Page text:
NED Boulting has covered every Tour de France since 2003 and, with the world’s most famous cycle race passing the edge of the county in July, many Lancashire cycle enthusiasts will be gearing up to cross the border to see cycling’s biggest stars ride through Skipton and the Yorkshire Dales.

Before that, TV cycling pundit Boulting will be delivering a special talk about his broadcasting career and the many memorable moments from the classic race when he appears at Clitheroe Grand Theatre next weekend for which a limited number of tickets remain..

“Cycling has transformed itself from a niche, backwater sport to a pastime that has hooked into the British sporting psych,e with Bradley Wiggins winning the Tour de France in 2012 and then Olympic gold,” said Boulting.

“Before Wiggins, Mark Cavendish and Chris Froome, I felt like I was broadcasting into a wilderness.

“When Wiggins won the Tour, he made British cycling re-evaluate its ambitions.

“It was an unimaginable feat and Wiggins’s achievements have changed the way we think about ourselves as a nation of riders.”

While we are living in a golden era of British cycling, the shadow of the disgraced American superstar rider Lance Armstrong and other doping scandals continues to make the headlines.

“As a journalist, I found Lance Armstrong a fascinating and compelling story to cover and I was always astonished by the scale of interest in him.

“He had won the Tour de France seven times, fought back from cancer and had helped countless cancer sufferers to fight their illness.

“That is a remarkable achievement which, in the eyes of many, constricts the room for criticism, so he was talked about in hushed, reverential tones.

“Armstrong is fiercely intelligent, extraordinarily charismatic, but he was a cheat.

“The penny dropped for me as far back as 2004 — but we couldn’t say anything.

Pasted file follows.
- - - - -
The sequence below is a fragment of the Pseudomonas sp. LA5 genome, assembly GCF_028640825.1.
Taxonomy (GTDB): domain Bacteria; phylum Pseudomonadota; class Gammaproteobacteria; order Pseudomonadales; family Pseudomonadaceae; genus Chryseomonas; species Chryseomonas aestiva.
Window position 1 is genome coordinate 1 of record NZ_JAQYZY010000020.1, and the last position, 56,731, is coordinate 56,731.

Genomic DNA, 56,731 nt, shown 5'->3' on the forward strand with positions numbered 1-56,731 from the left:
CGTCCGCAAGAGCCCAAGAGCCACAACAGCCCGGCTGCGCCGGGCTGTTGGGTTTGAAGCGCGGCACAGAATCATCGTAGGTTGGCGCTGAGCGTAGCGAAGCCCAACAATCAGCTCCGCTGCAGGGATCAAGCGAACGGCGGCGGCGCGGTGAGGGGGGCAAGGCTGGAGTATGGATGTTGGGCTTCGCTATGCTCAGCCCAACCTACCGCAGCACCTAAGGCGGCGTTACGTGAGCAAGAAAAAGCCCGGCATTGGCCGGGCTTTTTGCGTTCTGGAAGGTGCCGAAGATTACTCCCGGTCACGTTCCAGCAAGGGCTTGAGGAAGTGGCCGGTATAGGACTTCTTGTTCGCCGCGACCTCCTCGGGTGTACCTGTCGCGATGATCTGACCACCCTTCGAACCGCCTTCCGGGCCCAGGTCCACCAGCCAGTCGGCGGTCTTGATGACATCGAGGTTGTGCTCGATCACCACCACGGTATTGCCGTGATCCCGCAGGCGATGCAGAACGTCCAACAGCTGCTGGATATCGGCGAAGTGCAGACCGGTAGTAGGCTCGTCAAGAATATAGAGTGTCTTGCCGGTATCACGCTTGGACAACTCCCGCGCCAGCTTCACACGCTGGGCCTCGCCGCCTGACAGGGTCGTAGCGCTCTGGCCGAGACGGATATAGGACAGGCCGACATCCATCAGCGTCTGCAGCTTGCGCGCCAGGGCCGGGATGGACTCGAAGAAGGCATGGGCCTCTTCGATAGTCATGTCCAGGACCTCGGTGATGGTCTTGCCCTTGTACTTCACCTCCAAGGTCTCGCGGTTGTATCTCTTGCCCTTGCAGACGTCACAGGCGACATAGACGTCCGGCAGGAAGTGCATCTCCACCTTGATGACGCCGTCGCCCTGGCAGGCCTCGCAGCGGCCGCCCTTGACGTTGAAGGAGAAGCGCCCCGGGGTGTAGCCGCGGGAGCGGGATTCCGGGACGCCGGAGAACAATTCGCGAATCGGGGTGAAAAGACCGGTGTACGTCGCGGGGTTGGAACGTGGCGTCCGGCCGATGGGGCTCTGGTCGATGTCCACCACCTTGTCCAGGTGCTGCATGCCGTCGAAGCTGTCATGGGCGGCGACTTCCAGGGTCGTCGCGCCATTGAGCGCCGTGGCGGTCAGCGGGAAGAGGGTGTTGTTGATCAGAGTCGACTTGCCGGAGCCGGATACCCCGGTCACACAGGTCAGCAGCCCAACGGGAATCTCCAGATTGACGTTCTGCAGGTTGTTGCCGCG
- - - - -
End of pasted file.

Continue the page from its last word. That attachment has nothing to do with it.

“I have massive admiration for the reporters who went after him because Armstrong appeared untouchable.”

Boulting added: “When the evidence became too overwhelming, Armstrong went on The Oprah Winfrey Show and admitted what he had done.

“On the one hand I wasn’t remotely surprised, because it was blindingly obvious that Armstrong and many others were using performance-enhancing drugs.

“But the act of confession staggered me.

“He got a life ban and I hope we don’t hear anything from Lance Armstrong again.”

So what does the future hold for cycling and the Tour de France?

“I’m absurdly optimistic about the whole sport. The last three Tours — 2013, 2012 and 2011 — they were probably the cleanest we’ve seen in a 100 years.

“The modern finishing times are a lot slower than the Armstrong era and you can probably draw your own conclusions from that.

“Covering the Tour is very intense, chaotic and wonderful, with hundreds of riders all having a different story to tell.

“You’ve had a day of script writing, chasing after the riders in the car, sometimes for hundreds of miles, and then through the chaos and the melee you’ve got to be right on the money when the producer says, ‘You’re on in 20 seconds Ned, tell us what has happened today.

“Do you know what? It can be the best job in the world.”

The event is sponsored by The Green Jersey Bikes ‘n’ Brews Shop, Clitheroe.

  • An evening with Ned Boulting, Clitheroe Grand, Sunday, May 18. 01200 421599.